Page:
Lightning above the coastline of San Agustinillo at night.
|Municipality||Santa María Tonameca|
|Elevation||25 m (82 ft)|
|Time zone||UTC-6 (CST)|
San Agustinillo is a small fishing village and beach in the state of Oaxaca, Mexico. It is located in the municipality of Santa María Tonameca just east of the coastal communities of Mazunte and La Ventanilla. This is where the Sierra Madre del Sur mountains meet the Pacific Ocean.
The local Highway 175 makes a loop south from the main coastal Highway 200. From Pochutla, Highway 175 first goes south to Puerto Ángel, then west along the coast to Zipolite, San Agustinillo, and Mazunte. After that, it continues back north again to rejoin the main Highway 200. The local 'colectivos' buses make trips from Pochutla in both directions.
The community was established about the same time as Mazunte. Fishermen in San Augustinillo made a living by hunting sea turtles until this was banned in 1990. Major economic activities here for most residents are still agriculture and small scale fishing, with some tourism, based on the beach.
The beach of San Agustinillo is about 1300 meters long, facing open ocean, and divided into three sections by rocky outcroppings that jut out from the beach into the Pacific Ocean. The sands of the beach are medium grain, of gold color, and spread as wide as fifty meters. The waters just offshore are warm with green and blue tones. The far west end is called Playa Rinconcito, which is relatively well-sheltered and considered safest for swimming. The easternmost section is called Playa Aragon and has both strong waves and strong undertow. As these beaches face open ocean caution is advised, especially when tropical waves and other weather phenomena cause abnormally high waves, which can cause beach restrictions and closures. In 2009, at least three drownings were reported off this beach, including a six-year-old girl who was caught while on the shoreline by an unusually high wave. A nineteen-year-old was dragged out to sea when he was surprised by an undercurrent, and his body was not found until five days later.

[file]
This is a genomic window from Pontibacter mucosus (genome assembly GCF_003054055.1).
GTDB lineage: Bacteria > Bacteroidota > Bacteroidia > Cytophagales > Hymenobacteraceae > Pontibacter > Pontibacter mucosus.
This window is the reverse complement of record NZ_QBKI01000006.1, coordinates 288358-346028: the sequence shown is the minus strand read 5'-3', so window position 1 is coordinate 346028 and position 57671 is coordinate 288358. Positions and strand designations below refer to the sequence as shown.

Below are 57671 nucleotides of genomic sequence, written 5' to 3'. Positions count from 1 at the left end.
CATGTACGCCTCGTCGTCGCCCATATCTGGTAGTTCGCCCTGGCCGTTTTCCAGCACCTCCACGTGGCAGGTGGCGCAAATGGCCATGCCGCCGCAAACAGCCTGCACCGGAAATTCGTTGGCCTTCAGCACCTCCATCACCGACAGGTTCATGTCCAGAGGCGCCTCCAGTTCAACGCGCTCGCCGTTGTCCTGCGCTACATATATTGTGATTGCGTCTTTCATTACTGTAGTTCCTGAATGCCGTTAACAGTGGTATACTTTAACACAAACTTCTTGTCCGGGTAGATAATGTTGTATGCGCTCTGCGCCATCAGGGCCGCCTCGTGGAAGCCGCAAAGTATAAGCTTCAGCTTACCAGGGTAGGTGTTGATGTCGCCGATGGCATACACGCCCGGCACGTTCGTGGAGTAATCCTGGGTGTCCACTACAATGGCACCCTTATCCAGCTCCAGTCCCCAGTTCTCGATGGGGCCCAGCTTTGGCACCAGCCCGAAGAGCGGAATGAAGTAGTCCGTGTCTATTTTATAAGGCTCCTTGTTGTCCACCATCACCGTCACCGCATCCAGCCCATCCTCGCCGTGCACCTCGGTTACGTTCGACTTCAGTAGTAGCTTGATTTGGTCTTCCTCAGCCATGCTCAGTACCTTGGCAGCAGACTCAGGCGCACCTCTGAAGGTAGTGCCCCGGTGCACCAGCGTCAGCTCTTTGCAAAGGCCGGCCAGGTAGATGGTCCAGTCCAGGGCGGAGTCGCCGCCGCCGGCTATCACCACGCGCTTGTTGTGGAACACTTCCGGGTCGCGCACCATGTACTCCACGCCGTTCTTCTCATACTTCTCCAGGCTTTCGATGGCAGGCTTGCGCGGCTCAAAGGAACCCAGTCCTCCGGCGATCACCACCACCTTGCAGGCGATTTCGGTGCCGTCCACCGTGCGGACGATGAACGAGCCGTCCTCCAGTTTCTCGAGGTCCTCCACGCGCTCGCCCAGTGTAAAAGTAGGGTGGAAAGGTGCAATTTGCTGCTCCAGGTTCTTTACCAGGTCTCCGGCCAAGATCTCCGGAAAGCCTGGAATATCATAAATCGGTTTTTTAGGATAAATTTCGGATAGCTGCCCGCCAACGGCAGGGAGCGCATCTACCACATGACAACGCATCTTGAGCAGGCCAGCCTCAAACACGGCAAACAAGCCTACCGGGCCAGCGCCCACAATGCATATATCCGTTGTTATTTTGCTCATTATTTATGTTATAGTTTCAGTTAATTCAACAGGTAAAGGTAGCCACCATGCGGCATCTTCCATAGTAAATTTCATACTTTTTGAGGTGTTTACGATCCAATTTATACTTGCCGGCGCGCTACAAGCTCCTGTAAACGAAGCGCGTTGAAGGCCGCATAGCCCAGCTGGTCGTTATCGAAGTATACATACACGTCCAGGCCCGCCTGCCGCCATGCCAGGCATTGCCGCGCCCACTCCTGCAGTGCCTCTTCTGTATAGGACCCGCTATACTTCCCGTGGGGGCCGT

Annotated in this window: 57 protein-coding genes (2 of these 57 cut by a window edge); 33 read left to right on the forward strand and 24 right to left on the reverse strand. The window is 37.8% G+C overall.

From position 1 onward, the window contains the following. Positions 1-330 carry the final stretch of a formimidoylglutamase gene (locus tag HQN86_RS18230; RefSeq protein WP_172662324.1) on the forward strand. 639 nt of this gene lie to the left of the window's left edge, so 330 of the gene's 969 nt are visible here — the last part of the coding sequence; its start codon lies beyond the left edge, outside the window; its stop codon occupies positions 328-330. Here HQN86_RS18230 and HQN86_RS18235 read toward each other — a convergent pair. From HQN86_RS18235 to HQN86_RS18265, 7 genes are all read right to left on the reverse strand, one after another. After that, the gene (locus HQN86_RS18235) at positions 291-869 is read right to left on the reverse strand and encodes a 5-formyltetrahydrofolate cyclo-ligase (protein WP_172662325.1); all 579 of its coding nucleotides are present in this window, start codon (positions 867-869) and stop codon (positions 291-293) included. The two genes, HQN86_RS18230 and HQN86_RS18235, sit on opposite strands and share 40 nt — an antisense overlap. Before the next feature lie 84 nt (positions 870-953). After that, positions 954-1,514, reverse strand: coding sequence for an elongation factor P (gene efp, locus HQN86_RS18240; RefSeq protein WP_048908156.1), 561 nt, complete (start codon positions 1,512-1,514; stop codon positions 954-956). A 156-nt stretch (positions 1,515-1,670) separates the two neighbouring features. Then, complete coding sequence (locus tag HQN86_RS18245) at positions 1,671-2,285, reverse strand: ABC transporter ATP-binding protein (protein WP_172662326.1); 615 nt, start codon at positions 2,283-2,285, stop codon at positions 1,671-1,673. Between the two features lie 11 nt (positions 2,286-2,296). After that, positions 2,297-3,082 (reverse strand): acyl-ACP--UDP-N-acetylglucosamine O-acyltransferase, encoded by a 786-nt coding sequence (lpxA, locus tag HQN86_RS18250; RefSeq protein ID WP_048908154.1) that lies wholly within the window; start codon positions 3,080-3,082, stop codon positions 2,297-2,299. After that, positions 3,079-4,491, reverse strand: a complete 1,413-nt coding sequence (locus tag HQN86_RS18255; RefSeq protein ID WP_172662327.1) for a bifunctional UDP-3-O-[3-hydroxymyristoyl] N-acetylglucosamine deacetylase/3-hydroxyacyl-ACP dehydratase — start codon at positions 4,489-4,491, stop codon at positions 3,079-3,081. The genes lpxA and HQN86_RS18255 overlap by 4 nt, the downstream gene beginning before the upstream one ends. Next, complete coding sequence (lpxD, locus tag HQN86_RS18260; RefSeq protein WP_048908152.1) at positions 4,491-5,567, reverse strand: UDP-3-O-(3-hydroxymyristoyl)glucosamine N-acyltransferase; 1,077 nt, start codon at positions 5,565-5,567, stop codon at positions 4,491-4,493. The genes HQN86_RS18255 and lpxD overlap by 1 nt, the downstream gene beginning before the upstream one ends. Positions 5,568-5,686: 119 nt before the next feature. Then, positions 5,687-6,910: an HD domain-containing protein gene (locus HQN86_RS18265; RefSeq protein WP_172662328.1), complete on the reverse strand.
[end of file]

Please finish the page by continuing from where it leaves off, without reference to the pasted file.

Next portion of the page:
The fishing village is located at the far west end at Playa Rinconcito. The fishermen offer boat tours of the area as well as rental for sportsfishing. Just immediately to the east of the village are palapas but almost nothing has been built at the far eastern end. From June to December it is possible to see olive ridley turtles laying their eggs on this beach.
The beach is encroached by hills and steep cliffs that make the building of large hotels and other resort features impossible. However, the shoreline and some of the hills surrounding it are dotted with small rustic establishments which show ecological and European influence. The European influence is because a number of establishments here are owned by Italians and some French. Restaurants include La Termita, owned by an Italian-Argentinian, and Tio Nerone, owned by an Italian-German. The Mexico Lindo hotel on the beach is owned by a Mexican from Tabasco by the name of Fausto and also serves Italian food along with Regional favorites. Another Italian-owned lodging is the Posada La Termita, also on the waterfront. Casa Pan de Miel has a French owner. It is not on the beach but on a hilltop overlooking the area.
Since the area emphasizes eco tourism, many of the lodgings here were built as "low-impact" that blend in with the topography. One of this is La Posada del Arquitecto which is carved into the rocks of Playa Rinconcito. The rooms have hanging beds and a shower built into a tree trunk. Everything is constructed with wooden pegs instead of nails. Many of the lodgings here do not have websites or even phones but are popular with backpackers nonetheless. None have running hot water. Most hotels do not have televisions, phone or wireless connections, or air conditioning.
The library of San Agustinillo is called "Las cuatro amigas" referring to the four women who opened it in the Casa Municipal (municipal office building) on Highway 175. The library is free to residents, and tourists may borrow books for a nominal fee. About half the collection is in Spanish, about half in English, and the rest in other languages such as French and German. The library also offers English classes for the children of the town. The organization that runs the library has a website at La Biblioteca de San Agustinillo.
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